One of the hurdles to addressing this problem is that there isn’t nearly enough data. We can’t get the lead out of our water supply until we know where the lead is. And in many cases, we don’t. Communities may not even know they have a problem, much less where the lead pipes actually are in their systems. Under our streets and in buildings, these pipes are often hidden from view—out of sight, out of mind—but they pose a real threat to our safety. It’s long past time for the U.S. Environmental Protection Agency to step in and update its Lead and Copper Rule to make sure Americans know whether the pipes below them present a danger. We need a national inventory of these pipes—like we have for the natural gas pipes under our feet—and we need it now.
There’s an effort underway in Springfield to find these pipes and other infrastructure that needs to be modernized or replaced. The Illinois Senate has approved Senate Bill 550—a step forward in the fight for clean, safe water. This bill will also protect schoolchildren from lead poisoning by requiring testing of all drinking fountains and other sources of drinking water in our schools. We applaud state Sen. Heather Steans, D-Chicago, and state Rep. Sonya Harper, D-Chicago, for sponsoring this proposal and urge the Illinois House and governor to quickly enact it into law. These are strong first steps, and combined with action from local, state and federal leaders, it will begin to help Illinois reduce the potential of lead exposure in our water.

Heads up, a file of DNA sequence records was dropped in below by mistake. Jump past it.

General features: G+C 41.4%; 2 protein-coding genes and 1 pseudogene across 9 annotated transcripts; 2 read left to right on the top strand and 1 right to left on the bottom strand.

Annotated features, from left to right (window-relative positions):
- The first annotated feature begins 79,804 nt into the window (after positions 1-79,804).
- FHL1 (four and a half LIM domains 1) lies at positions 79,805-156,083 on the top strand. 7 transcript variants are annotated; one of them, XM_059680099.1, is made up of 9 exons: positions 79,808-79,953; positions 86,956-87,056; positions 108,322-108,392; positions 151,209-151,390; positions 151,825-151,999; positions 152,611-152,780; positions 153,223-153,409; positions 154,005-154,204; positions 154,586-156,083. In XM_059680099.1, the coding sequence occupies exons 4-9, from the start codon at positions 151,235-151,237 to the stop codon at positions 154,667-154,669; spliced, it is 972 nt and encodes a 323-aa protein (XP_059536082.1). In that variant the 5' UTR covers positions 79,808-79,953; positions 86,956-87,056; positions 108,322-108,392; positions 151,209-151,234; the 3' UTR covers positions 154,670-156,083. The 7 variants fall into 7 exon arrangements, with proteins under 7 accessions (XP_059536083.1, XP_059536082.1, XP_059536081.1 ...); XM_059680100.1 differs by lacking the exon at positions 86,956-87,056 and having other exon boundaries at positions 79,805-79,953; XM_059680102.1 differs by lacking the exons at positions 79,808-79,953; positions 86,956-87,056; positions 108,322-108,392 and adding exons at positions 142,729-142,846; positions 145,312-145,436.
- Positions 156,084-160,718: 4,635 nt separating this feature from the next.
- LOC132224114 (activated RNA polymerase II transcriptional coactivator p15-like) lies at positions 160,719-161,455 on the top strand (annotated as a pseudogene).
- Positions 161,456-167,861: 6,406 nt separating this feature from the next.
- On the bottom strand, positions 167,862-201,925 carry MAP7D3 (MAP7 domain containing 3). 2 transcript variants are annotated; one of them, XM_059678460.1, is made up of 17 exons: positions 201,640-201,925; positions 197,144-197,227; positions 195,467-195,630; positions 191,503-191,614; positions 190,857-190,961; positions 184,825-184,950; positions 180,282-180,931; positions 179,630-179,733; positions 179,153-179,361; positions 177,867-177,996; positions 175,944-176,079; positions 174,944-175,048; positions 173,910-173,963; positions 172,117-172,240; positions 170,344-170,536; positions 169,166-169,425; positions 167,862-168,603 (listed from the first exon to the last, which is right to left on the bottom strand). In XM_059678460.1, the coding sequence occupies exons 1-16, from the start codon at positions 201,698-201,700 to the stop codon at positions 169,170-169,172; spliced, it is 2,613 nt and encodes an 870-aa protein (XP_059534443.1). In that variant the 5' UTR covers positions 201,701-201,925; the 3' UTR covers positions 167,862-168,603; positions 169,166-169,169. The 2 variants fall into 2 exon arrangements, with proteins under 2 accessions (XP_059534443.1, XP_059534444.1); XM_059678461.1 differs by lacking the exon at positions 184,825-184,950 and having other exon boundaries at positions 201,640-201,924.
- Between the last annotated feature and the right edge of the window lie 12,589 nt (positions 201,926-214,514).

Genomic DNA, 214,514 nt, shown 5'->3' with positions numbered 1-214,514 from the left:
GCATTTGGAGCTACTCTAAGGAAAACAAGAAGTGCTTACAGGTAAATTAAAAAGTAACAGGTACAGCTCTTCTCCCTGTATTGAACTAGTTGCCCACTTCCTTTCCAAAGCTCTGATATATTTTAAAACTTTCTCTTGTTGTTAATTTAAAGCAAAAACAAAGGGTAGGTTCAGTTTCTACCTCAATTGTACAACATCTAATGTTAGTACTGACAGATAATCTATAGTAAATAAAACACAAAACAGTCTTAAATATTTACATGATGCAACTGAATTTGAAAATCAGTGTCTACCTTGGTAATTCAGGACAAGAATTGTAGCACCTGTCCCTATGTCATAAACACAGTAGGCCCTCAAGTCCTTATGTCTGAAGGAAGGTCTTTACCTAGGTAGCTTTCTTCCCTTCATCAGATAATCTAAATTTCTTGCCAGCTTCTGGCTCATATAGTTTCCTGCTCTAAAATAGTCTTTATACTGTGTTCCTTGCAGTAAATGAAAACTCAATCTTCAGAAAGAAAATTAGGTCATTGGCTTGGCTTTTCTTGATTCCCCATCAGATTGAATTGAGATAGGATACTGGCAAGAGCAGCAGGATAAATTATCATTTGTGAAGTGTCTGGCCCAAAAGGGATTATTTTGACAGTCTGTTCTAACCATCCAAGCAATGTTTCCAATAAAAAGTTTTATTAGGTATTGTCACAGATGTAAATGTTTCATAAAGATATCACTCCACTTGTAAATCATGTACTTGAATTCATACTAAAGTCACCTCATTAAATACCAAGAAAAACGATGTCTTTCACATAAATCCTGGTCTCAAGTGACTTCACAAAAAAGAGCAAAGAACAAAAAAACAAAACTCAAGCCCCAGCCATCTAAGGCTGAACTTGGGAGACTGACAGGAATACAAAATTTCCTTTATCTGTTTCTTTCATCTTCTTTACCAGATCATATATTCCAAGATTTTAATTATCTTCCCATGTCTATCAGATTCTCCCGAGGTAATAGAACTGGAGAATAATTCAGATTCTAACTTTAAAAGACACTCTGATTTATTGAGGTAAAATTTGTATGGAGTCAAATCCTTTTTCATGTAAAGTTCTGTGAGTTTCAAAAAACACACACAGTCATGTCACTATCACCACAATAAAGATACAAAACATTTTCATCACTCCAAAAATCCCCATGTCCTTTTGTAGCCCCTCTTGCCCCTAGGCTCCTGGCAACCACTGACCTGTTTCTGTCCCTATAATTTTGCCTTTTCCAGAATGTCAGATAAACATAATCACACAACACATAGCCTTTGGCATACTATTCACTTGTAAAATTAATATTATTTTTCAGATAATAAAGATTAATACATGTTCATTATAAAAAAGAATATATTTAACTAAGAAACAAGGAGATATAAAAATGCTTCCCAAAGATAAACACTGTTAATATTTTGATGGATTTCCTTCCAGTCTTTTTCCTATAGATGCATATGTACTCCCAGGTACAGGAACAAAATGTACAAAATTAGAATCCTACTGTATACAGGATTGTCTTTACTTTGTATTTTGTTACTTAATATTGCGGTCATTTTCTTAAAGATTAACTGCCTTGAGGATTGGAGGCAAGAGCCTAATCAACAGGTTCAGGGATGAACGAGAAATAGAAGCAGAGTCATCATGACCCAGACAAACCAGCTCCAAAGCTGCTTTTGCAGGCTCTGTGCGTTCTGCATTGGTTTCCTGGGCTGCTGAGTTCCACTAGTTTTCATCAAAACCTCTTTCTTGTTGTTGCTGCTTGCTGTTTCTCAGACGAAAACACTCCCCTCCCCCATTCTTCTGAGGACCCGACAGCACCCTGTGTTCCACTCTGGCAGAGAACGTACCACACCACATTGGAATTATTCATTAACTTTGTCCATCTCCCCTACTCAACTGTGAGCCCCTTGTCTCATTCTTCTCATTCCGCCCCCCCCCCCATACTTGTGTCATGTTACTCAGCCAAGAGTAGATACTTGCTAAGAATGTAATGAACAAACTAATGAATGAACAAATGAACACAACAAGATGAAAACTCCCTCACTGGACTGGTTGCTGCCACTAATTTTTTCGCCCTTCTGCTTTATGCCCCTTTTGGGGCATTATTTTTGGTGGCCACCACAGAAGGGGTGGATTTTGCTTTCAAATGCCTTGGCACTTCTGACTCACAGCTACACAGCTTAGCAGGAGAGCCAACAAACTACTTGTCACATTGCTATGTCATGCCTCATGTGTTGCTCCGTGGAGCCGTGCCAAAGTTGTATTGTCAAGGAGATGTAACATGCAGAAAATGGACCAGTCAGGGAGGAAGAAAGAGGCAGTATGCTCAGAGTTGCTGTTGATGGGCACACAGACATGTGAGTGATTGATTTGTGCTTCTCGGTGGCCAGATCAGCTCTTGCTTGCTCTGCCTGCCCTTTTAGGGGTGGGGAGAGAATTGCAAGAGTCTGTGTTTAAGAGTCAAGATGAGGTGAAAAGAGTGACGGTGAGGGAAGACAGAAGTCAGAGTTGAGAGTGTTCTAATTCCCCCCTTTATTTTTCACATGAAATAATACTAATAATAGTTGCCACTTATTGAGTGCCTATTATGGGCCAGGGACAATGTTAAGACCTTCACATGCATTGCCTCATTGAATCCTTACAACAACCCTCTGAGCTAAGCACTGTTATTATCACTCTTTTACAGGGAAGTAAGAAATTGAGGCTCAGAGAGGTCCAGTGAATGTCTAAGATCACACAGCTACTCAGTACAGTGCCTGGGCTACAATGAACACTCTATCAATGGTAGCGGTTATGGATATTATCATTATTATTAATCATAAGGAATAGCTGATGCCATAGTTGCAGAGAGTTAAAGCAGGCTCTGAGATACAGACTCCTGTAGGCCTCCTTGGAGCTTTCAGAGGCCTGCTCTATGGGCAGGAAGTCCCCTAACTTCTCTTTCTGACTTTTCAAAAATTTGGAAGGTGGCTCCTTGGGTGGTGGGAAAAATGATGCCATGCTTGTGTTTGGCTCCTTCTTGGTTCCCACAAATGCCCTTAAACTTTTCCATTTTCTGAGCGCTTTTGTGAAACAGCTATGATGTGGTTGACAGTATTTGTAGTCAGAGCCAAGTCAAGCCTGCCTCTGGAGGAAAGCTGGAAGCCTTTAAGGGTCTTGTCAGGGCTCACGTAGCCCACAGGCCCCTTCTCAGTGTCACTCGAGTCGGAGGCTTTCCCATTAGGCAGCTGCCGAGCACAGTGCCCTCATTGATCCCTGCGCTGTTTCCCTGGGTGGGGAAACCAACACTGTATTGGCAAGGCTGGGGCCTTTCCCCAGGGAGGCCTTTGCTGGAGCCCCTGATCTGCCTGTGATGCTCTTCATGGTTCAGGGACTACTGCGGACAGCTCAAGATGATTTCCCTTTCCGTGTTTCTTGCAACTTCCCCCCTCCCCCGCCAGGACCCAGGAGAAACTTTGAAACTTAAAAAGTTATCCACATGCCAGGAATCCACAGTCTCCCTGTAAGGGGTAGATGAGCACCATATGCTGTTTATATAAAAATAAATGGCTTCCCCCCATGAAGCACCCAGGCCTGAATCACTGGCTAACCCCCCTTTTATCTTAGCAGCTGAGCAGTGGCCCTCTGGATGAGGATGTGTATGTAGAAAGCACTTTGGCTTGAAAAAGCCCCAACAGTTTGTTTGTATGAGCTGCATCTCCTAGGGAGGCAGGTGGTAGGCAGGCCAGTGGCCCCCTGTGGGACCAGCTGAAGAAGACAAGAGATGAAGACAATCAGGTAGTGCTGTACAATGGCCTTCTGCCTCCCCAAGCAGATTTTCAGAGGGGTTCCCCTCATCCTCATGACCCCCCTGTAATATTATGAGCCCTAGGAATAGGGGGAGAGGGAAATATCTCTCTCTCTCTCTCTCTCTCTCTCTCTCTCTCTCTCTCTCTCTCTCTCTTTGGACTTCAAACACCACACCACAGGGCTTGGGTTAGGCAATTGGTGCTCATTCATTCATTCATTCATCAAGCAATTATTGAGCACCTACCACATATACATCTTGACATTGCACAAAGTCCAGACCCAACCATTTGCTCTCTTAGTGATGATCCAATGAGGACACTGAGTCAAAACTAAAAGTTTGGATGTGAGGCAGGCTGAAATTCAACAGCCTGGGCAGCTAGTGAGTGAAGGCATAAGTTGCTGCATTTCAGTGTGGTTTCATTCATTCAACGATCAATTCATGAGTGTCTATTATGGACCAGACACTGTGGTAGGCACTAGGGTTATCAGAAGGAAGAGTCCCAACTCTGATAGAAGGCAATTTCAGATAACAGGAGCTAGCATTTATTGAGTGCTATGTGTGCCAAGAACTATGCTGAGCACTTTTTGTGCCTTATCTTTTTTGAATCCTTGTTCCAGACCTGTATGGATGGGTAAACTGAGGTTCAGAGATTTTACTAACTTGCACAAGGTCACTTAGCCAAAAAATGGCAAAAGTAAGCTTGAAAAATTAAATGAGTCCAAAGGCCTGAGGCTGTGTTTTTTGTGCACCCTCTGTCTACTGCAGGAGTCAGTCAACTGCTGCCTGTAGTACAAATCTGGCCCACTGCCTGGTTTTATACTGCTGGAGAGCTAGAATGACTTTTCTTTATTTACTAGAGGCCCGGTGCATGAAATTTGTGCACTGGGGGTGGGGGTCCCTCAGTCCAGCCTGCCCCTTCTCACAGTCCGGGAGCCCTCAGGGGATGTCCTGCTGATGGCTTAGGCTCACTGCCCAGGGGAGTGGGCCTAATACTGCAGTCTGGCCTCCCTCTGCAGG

Another example of action is happening in Galesburg. The city received a $4 million state grant to cover the cost of replacing approximately 2,000 lead service lines, which is nearly half its total lead lines. The principal of that loan will be forgiven, leaving the city to only pay the interest. This is exactly the type of program into which our state should be investing. Cities won’t be able to do this alone; we have to come together as a state and do the right thing by our children and grandchildren.
At the federal level, there are continued attempts to secure funding for Flint and other cities that are facing lead problems. Aside from congressional action, however, labor and environmental organizations are urging the U.S. EPA to update the Lead and Copper Rule with the requirement of a national inventory of pipe materials and to provide communities with more education on the dangers of lead in our water.
There are other benefits to taking action beyond making sure that our children are protected from the dangers of lead. Good middle-class jobs can be created and sustained cleaning up this mess. A recent report from the University of Illinois found that the Metropolitan Water Reclamation District that serves greater Chicago boosted the regional economy by $1.27 billion and created over 13,000 jobs in 2014. Increasing that investment also increases both the economic impact and the jobs impact.
With a concerted effort, we can face and overcome this problem. In doing so, we will both protect communities and grow quality, family-supporting jobs here in Illinois and around the country.